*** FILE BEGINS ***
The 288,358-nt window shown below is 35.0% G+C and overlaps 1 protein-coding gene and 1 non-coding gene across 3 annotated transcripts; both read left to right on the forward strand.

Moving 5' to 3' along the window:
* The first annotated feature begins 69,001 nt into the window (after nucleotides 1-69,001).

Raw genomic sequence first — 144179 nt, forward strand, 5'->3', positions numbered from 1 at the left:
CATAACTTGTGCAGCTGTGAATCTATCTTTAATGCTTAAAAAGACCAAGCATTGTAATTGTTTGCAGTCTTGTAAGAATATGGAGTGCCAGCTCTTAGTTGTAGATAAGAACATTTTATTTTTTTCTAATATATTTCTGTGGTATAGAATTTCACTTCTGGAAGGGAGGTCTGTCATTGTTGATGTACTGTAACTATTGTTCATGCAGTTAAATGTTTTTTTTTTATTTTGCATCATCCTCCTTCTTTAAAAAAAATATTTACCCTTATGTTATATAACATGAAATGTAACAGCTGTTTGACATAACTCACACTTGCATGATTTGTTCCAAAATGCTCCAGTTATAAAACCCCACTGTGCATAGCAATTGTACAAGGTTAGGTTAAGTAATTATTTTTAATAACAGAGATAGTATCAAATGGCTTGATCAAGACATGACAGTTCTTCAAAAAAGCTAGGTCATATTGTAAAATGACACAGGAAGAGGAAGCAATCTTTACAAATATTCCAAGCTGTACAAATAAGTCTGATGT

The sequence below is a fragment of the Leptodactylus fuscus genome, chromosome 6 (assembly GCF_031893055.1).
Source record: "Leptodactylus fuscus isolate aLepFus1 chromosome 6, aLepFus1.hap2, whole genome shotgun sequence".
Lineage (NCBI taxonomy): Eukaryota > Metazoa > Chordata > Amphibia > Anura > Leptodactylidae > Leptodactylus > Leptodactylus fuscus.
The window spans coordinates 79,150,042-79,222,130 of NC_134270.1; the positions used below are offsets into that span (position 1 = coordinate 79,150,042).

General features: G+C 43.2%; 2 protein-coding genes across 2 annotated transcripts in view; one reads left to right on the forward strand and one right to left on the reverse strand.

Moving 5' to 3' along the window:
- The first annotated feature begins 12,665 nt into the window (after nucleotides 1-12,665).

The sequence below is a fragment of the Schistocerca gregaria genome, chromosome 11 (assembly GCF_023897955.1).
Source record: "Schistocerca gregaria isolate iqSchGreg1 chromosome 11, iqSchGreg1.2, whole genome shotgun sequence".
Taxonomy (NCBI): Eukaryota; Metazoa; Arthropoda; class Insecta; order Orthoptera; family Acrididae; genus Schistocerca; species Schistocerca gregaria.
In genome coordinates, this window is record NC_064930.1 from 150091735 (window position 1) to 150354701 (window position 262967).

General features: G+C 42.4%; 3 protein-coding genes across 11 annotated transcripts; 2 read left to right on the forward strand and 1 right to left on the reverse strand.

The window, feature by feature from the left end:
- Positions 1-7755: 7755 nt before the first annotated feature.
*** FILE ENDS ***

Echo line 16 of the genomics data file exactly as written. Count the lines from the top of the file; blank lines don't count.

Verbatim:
In genome coordinates, this window is record NC_064930.1 from 150091735 (window position 1) to 150354701 (window position 262967).